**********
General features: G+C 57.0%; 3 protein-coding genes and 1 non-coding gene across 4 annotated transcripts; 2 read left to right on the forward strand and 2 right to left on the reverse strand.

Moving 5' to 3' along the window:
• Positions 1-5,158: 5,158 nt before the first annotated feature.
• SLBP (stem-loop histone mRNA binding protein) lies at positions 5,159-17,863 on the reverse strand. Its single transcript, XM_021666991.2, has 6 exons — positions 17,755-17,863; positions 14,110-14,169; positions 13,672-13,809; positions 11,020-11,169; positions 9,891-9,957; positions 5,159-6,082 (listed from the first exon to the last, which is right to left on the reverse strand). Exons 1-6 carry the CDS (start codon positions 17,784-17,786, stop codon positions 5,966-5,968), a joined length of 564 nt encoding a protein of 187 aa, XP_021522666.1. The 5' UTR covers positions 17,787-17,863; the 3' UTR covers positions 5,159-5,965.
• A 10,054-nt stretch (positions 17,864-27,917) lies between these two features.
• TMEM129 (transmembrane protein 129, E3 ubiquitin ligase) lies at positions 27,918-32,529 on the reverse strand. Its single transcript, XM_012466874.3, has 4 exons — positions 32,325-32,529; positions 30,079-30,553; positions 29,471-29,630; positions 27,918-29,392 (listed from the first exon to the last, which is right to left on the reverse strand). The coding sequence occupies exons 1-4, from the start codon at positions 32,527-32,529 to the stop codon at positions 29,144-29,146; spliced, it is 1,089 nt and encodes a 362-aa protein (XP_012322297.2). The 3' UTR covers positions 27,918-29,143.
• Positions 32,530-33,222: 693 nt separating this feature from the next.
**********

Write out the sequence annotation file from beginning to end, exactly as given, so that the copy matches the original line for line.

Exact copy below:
General features: G+C 57.0%; 3 protein-coding genes and 1 non-coding gene across 4 annotated transcripts; 2 read left to right on the forward strand and 2 right to left on the reverse strand.

Moving 5' to 3' along the window:
• Positions 1-5,158: 5,158 nt before the first annotated feature.
• SLBP (stem-loop histone mRNA binding protein) lies at positions 5,159-17,863 on the reverse strand. Its single transcript, XM_021666991.2, has 6 exons — positions 17,755-17,863; positions 14,110-14,169; positions 13,672-13,809; positions 11,020-11,169; positions 9,891-9,957; positions 5,159-6,082 (listed from the first exon to the last, which is right to left on the reverse strand). Exons 1-6 carry the CDS (start codon positions 17,784-17,786, stop codon positions 5,966-5,968), a joined length of 564 nt encoding a protein of 187 aa, XP_021522666.1. The 5' UTR covers positions 17,787-17,863; the 3' UTR covers positions 5,159-5,965.
• A 10,054-nt stretch (positions 17,864-27,917) lies between these two features.
• TMEM129 (transmembrane protein 129, E3 ubiquitin ligase) lies at positions 27,918-32,529 on the reverse strand. Its single transcript, XM_012466874.3, has 4 exons — positions 32,325-32,529; positions 30,079-30,553; positions 29,471-29,630; positions 27,918-29,392 (listed from the first exon to the last, which is right to left on the reverse strand). The coding sequence occupies exons 1-4, from the start codon at positions 32,527-32,529 to the stop codon at positions 29,144-29,146; spliced, it is 1,089 nt and encodes a 362-aa protein (XP_012322297.2). The 3' UTR covers positions 27,918-29,143.
• Positions 32,530-33,222: 693 nt separating this feature from the next.